“So, how’d you get past Mom looking like that?” she asked.
“She’s napping.” That didn’t surprise Liv. Mom had been getting tired earlier in the day, parked in her recliner with her feet up and a book that would swiftly splay in her lap. The move had taken a toll, and Mom had sunk into the same quiet that Liv had discovered in herself.
His back to his sister, Dave fingered the stack of albums and lingered before he lifted one and pulled the record from its sleeve like a scribe might pull a sacred scroll. He placed the record on the turntable and drew the tone arm onto its thick black edge. If Dave had a religion, it was music. Lucifer’s temptation, his father would say. But Dave would smooth things over by singing a solo in church or playing hymns on the piano after Sunday lunch. Give and take, he had learned. Liv had taught him well.
The needle hummed through the speakers in those familiar scratchy creaks that heralded a surprise. What would follow? horns? percussion? a flute? A guitar led this time. Acoustic. I listen to the wind, to the wind of my soul. Cat Stevens. Liv had given him the album for Christmas a couple years before. A week’s worth of babysitting money to see her baby brother smile.
“Cool,” Liv nodded. She grinned without giving him any teeth, and he replayed the same look. He’s placating me, she thought.
Liv wasn’t looking at him, but running her hands through the short shag carpet, a peppered brown, black and white pile that made for an unhappy blend. Not one of them had liked the carpet in this spanking new house, but the floor coverings had been the contractor’s choice. Their arrival in town was sudden and a house built to order wasn’t in the cards.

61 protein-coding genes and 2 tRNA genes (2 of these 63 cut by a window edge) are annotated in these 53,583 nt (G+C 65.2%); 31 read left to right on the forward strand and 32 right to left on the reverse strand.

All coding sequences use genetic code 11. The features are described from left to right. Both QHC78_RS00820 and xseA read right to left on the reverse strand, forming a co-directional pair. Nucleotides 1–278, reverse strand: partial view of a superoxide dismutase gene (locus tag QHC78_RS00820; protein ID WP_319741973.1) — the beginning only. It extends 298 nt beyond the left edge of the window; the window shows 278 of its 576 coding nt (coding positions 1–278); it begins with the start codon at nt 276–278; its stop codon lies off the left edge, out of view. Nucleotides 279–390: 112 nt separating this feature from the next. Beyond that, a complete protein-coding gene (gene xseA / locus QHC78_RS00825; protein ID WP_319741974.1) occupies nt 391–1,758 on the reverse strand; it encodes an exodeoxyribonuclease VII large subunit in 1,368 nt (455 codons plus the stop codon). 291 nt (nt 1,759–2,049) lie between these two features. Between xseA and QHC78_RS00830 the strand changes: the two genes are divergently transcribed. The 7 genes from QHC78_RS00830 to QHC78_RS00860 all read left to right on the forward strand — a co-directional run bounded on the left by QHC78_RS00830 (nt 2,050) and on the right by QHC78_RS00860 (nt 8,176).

Dave grabbed the denim pillow from his bed, put it behind him, and slid down the wall an arm’s reach from his visitor. Liv looked him over. “What gives?”
“Well, I met a couple of locals, I guess you could say.” Dave fumbled like he was still working out what he wanted to tell. Dave and Liv had relied on each other over the years but resisted their need for each other. With only eighteen months between them and height working in Liv’s favor, they had been formidable sparring partners. And they were wink, wink, nudge, nudge buddies when they needed a laugh, especially around the seriousness of the dinner table.
Liv was used to Dave’s long silences. She knew that his thoughts had to cycle through all sorts of trails and tunnels before they made it to his mouth. And she knew that whatever did get said was stripped of all elaboration. In that, he was clearly a member of the more brooding masculines. In a classic stall, Dave stretched over to the volume control on the turntable, his own secret code. . . I swam upon the devil’s lake…I’ll never make the same mistake. . . No, never never never.